Opinion: McCrory not funding liberal arts is imprudent

Stephanie Sansoucy

Kevin Griffin

Stephanie SansoucyAs someone who voted for Governor Pat McCrory in the past election and as journalism major at a liberal arts institution, I have to say I’m very disappointed in the governor’s recent comments. 

Tuesday morning, McCrory told conservative talk show host Bill Bennett that he thinks “some of the educational elite have taken over our education where we are offering courses that have no chance of getting people jobs,” according to the News & Observer. 

“McCrory said he would propose legislation to overhaul the way higher education is funded in North Carolina, putting the emphasis on job creation not liberal arts,” according to the News & Observer. 

McCrory also said he instructed his staff Monday to draft legislation that would change how much state money universities and community colleges receive “not based on how many butts in seats but how many of those butts can get jobs,” according to the News & Observer. 
I see several issues arising from the governor’s plan. First of all, I do not see how the governor could determine what degrees have enough “butts with jobs” to warrant a loss of funding. 

There is also the issue of cutoff. At what number of employed degree earners or rate of unemployment would a degree lose its funding? Would the jobs have to be in the state or would it take into consideration the number of degree holders with jobs across the nation?
Then, there is also the issue of whether or not the number of employed degree earners have a job in their field. The number of employed degree earners does not necessarily mean that they have a job related to their degree. Detailed statistics would have to be kept, which would require employees and resources, which would be a potential expense. 

There is also the issue of a means to an end. Cutting funding for degree programs in public universities would take away jobs from the professors who teach in that field. Those teachers would then seek employment at private universities and potentially flood the market. This would also further limit the job opportunities for recent graduates with a degree that has been deemed unworthy of funding. This would only add to the unemployment rate that McCrory is attempting to combat. 

Besides the practical issues of McCrory’s efforts, there is the issue of how this will affect the pursuit of knowledge for North Carolinians.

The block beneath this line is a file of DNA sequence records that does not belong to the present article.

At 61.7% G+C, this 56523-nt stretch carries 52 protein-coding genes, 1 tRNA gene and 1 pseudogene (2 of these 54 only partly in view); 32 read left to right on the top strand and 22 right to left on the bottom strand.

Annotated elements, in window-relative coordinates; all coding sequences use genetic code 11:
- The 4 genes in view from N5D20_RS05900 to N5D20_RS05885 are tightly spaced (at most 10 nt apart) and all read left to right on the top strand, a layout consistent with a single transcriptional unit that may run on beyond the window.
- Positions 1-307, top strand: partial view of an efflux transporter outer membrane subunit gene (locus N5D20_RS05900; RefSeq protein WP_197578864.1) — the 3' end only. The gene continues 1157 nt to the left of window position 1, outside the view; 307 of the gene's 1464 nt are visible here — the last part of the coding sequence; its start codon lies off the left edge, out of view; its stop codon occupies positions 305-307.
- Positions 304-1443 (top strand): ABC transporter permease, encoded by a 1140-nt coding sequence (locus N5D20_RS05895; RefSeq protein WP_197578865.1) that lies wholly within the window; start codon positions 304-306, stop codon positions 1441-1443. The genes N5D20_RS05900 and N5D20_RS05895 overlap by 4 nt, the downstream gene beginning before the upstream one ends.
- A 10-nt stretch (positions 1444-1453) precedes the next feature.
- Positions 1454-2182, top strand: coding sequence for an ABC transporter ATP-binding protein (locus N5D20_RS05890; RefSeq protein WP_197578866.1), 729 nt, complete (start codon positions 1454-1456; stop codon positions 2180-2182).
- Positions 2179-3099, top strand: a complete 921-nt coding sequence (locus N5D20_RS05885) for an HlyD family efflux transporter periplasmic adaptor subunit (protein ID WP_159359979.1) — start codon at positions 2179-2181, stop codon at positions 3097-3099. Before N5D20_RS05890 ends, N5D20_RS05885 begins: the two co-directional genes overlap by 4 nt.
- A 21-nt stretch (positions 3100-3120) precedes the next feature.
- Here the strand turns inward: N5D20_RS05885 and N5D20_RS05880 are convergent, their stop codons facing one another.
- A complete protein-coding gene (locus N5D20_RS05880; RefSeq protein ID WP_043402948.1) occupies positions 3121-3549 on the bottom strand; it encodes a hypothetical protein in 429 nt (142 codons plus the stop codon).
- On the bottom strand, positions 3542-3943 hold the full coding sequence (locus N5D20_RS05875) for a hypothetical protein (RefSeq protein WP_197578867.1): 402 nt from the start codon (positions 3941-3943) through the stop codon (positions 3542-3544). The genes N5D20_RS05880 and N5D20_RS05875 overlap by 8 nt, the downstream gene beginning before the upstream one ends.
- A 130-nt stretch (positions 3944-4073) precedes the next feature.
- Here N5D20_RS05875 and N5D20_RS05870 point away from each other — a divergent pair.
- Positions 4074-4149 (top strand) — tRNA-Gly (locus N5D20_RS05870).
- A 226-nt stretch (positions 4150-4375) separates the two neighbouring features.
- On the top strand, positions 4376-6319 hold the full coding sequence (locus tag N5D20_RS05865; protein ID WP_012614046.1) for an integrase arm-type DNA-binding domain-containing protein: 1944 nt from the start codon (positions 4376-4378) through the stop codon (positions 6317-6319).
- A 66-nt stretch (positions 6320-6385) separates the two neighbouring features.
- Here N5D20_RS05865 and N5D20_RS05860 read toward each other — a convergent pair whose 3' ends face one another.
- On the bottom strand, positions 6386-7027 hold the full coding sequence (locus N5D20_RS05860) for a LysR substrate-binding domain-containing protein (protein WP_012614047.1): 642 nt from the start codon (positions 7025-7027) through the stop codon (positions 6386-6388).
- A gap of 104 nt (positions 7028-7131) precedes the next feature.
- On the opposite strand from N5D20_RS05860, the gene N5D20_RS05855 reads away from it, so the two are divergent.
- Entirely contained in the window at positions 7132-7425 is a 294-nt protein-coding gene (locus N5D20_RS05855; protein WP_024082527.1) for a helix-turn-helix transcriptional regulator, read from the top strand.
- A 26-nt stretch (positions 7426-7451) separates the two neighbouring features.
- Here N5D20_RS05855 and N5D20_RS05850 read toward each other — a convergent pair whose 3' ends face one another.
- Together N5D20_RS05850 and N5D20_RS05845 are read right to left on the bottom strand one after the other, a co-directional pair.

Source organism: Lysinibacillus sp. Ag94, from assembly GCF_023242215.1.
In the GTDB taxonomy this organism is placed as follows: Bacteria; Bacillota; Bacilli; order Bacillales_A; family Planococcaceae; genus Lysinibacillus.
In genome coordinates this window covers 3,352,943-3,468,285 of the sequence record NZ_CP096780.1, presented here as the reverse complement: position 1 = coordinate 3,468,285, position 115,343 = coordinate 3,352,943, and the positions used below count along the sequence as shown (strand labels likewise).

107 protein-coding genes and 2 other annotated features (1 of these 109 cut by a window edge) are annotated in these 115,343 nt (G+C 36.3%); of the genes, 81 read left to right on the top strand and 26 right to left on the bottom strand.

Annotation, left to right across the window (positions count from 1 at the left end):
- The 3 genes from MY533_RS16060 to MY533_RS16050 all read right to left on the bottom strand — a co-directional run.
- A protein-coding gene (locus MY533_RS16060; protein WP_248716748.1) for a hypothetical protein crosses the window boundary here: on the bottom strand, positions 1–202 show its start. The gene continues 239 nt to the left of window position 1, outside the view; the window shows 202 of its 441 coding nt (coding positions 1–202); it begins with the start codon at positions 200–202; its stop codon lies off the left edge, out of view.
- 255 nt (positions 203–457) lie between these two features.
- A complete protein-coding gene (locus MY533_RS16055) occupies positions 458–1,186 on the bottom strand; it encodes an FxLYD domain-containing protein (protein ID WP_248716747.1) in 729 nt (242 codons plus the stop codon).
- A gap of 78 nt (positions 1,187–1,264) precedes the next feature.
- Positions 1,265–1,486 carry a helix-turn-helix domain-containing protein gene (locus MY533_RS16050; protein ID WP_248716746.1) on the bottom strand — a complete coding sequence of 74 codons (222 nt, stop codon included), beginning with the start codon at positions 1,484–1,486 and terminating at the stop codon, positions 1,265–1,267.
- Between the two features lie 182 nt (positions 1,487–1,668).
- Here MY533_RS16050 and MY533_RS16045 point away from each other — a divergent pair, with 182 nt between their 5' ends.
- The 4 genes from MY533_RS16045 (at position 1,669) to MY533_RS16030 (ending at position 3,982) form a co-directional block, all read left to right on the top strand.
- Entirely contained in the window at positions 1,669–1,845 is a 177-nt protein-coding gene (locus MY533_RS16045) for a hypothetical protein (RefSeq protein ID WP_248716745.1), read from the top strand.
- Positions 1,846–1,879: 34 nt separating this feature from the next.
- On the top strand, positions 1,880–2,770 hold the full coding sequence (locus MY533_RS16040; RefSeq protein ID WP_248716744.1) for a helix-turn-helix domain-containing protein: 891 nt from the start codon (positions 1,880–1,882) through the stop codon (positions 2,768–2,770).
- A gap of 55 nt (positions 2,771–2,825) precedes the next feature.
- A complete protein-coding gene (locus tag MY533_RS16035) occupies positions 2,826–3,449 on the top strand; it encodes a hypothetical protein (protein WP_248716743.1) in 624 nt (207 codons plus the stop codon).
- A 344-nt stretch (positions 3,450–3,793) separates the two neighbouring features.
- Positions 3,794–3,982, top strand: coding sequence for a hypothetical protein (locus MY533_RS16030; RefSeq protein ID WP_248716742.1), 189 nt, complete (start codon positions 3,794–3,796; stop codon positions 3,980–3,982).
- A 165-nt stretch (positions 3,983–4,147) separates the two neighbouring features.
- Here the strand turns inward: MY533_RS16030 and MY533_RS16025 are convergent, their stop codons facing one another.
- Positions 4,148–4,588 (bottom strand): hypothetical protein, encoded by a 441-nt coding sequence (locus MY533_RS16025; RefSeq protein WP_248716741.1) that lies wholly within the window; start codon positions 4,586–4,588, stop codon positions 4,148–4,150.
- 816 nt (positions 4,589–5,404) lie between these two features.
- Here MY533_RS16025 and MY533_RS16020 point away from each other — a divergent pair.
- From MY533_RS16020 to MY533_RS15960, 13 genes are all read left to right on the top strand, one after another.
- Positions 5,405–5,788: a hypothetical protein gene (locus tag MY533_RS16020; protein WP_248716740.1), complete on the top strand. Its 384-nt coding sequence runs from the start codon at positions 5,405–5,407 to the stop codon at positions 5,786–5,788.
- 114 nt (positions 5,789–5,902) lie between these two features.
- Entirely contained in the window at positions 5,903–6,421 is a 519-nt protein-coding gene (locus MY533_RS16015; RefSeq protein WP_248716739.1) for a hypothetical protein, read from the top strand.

In McCrory’s interview, he specifically mentioned programs for gender studies and programs for philosophy, both liberal arts degrees.

However, McCrory did reason that he does not want to subsidize a degree that would not get someone a job, not because he wished to eradicate liberal education. In fact, McCrory said in the interview that he believes in a liberal arts education. McCrory himself received a liberal arts education from Catawba College.

Director of Women’s Studies at Appalachian State University Donna Lillian said liberal arts students are taught, along with specific skills, how to adapt in order to think through a problem to figure out a solution. 

Lillian said this will help students have a full career in a world where specific skill sets change quickly and will only help a graduate with their first job. 

Students who graduate with a degree in women’s studies work in non-profit management and as advocates for battered women or children in court. Many also go on to work in family or human rights law, Lillian said.

McCrory’s solution seems to be that students who wish to receive a liberal arts degree should pursue it at a private university. What the governor fails to address is the cost of attending a private institution. 

The establishment of public learning institutions is to educate the masses and provide an equal right to an education. By limiting the degrees at a public university, McCrory is preventing students who can’t afford a private education from pursuing the knowledge they desire. 

Of course, a student could receive financial aid to make a private education more feasible, but for students who are not awarded financial aid, it will be a hard choice between studying what they are interested in and fiscal responsibility. 

While there is a perceived inferiority of a gender studies degree to a business degree, it is imprudent to assume that. 
As Lillian said, “we should be raising citizens.” 

There is no value in having a job if you do not know the issues of the world around you or if you cannot think for yourself. I did not vote for the governor so he could spend time determining what knowledge – or education – is valuable. 

Sansoucy, a freshman journalism major from Raleigh, is a senior news reporter.